The Bull Quandary: Are you up to the challenge of keeping a bull?

Reader Contribution by Jackie Cleary
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Is there a more heartwarming and majestic sight than
gorgeous old-fashioned cows in a peaceful grassy meadow, calves scampering by
their sides? Think that’s a sight you’d like to see from your own front porch?
Awesome. But have you given much considered thought to exactly how those calves
will come to be?

Accepting responsibility for the future of rare breed
animals is an undertaking not unlike adopting children. While it is joyful and
rewarding work, there are challenges and sacrifices as well. Those genes are
precious and in need of committed stewardship which requires a measure of
diligence and accountability you should be sure you’re prepared to give.

Your successful breeding program hinges on one key decision:
keeping a bull and breeding naturally or implementing a plan for Artificial
Insemination. And of course, to make your decision harder, there are both
positives and negatives to each approach.

My own choice is to keep a bull and let the cows handle things
in as natural a manner as I can provide. The benefits are that I remove human
error. My bull knows the perfect time to breed each cow much better than I do.
His application of semen is more accurate, the bull has no schedule conflict
with the cow’s estrus cycle and the vitality is superior. My rate of conception
has been 100% with all calves delivered within a short window. Of course it is
inevitable due to age or health one day one of my cows will not conceive on
time – it is a numbers game, and my numbers are small yet. Still, I will never
match my bull’s success rate with artificial insemination.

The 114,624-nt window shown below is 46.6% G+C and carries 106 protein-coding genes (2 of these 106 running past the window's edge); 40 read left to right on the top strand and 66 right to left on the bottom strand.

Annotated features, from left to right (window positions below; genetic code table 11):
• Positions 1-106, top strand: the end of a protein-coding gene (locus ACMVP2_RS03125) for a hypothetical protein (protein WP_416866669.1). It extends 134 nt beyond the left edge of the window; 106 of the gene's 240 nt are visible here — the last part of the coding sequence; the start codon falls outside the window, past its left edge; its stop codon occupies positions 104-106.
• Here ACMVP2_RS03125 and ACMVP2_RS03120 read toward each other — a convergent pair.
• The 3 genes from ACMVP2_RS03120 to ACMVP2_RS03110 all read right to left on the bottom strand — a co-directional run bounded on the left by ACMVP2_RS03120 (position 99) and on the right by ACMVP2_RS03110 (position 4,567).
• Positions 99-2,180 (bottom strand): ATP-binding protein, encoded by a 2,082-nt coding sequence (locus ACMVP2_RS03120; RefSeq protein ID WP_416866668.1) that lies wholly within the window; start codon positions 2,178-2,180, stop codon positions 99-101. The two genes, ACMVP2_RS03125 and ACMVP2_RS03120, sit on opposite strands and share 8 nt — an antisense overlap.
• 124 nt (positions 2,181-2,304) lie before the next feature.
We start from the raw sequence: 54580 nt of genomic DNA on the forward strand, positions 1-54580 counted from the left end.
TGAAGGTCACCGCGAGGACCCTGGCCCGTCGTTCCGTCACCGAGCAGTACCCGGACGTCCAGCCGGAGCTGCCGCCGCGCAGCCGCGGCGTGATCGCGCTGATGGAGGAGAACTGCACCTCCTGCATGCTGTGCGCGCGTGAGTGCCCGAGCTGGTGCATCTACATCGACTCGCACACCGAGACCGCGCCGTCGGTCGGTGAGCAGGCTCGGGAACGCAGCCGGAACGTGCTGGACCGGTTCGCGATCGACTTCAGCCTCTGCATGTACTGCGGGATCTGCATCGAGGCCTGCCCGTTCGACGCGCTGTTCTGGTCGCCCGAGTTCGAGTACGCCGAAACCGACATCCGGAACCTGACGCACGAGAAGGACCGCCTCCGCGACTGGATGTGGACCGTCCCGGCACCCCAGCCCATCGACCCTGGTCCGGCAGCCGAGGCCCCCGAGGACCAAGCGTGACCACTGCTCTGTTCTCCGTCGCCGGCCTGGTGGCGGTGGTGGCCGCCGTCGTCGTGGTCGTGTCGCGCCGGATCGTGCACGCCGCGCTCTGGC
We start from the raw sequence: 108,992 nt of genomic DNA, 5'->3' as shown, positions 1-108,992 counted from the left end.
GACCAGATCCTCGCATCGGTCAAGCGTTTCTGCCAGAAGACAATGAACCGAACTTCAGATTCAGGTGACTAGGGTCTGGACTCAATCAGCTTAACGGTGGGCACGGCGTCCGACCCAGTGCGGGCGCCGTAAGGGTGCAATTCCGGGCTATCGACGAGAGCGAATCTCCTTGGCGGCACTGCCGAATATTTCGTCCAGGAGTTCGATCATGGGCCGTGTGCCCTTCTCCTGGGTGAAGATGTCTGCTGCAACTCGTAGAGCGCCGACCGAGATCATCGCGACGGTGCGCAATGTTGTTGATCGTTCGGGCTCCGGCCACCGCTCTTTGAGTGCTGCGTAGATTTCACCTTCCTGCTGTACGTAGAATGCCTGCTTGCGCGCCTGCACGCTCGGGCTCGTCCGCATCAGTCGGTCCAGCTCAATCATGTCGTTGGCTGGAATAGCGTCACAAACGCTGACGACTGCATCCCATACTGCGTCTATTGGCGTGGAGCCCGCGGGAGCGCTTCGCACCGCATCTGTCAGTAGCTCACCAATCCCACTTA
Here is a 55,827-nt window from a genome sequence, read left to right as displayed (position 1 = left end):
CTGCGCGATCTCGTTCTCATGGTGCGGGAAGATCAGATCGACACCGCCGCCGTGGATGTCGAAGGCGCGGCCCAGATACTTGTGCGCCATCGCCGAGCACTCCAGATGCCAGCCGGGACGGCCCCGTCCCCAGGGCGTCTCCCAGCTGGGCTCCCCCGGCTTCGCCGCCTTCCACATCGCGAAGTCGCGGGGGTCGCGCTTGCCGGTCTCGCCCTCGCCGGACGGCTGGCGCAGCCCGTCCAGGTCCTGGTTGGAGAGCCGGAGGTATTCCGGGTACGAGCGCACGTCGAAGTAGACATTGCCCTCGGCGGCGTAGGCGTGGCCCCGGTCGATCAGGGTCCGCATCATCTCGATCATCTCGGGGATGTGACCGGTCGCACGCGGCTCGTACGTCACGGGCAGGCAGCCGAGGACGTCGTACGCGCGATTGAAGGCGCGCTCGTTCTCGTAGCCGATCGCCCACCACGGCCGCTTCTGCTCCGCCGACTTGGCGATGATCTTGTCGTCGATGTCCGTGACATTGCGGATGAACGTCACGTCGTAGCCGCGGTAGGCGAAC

But I’m not here to say that my decision is the right answer
for everyone. The obvious disadvantage to natural service is the bull. Who
wants an oafish, destructive, dangerous beast around? Are you worried you may
not be up to the challenge? I surely was, still am and probably always will be.
Wonder what it’s like to have a bull? Most of the time, it’s no big deal. But
sometimes, those bulls become a very big deal: check out this tale of a recent bull-centric week on my farm.

AI allows you access to a wider variety of genetics from
great distances – something admittedly difficult to achieve with natural
service. Of course I speak for the humans involved, but spending time with the
vet or technician is certainly more pleasant than accommodating a bull, and
assuming your facilities are safely designed for handling your cattle, much
less dangerous for everyone involved.

Since my primary motivation for raising cattle is improved
animal welfare, the lives lived by some of the bulls kept for collection
purposes and some of the methods of collection don’t exactly thrill me. There
are technicians who travel to visit bulls at their home which is more natural
life for the bull than that led by the professional dedicated string of bulls
at the large genetics facilities. While I don’t cringe so much about the
occasional collection from bulls living normal lives, the risk of error becomes
a greater possibility when delicate semen is handled by amateur owners. It is
possible to destroy the semen in the process of storage and transport, and
errors take costly time to discover.

Widespread use of AI impacts the gene pool in another way
that should be obvious to everyone, but somehow is not often mentioned. Unlike
in nature where only the strongest DNA wins the race to fertilize the egg, our
AI practices help the inferior sperm fertilize eggs too by removing nature’s
safeguard – the competition. This affects the hardiness, diversity and
adaptability of the resulting animals and leaves entire populations at risk
from disease.

Most days, I’m completely satisfied with my decision, and my
bulls have not been overly burdensome. But then I have a week like this one,
and AI looks like a modern miracle.

Raising livestock is a long journey and I reserve the right
to change my mind at any time. For my particular farm, on this particular day,
the benefits of keeping the bull outweigh the risks. My reward? A healthy crop
of vibrant, low-maintenance calves all born within a few short weeks. Just in
time for the flush of spring grass. Since my beef sales are purely seasonal,
that’s just the way I like it.

Jackie Cleary presented workshops at the Seven Springs, Pa. MOTHER EARTH NEWS FAIR. 

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for more information about future FAIRs: June 1-2 in Puyallup,
Wash., Sept. 20-22 in Seven Springs, Pa., and Oct. 12-13 in Lawrence, Kan.
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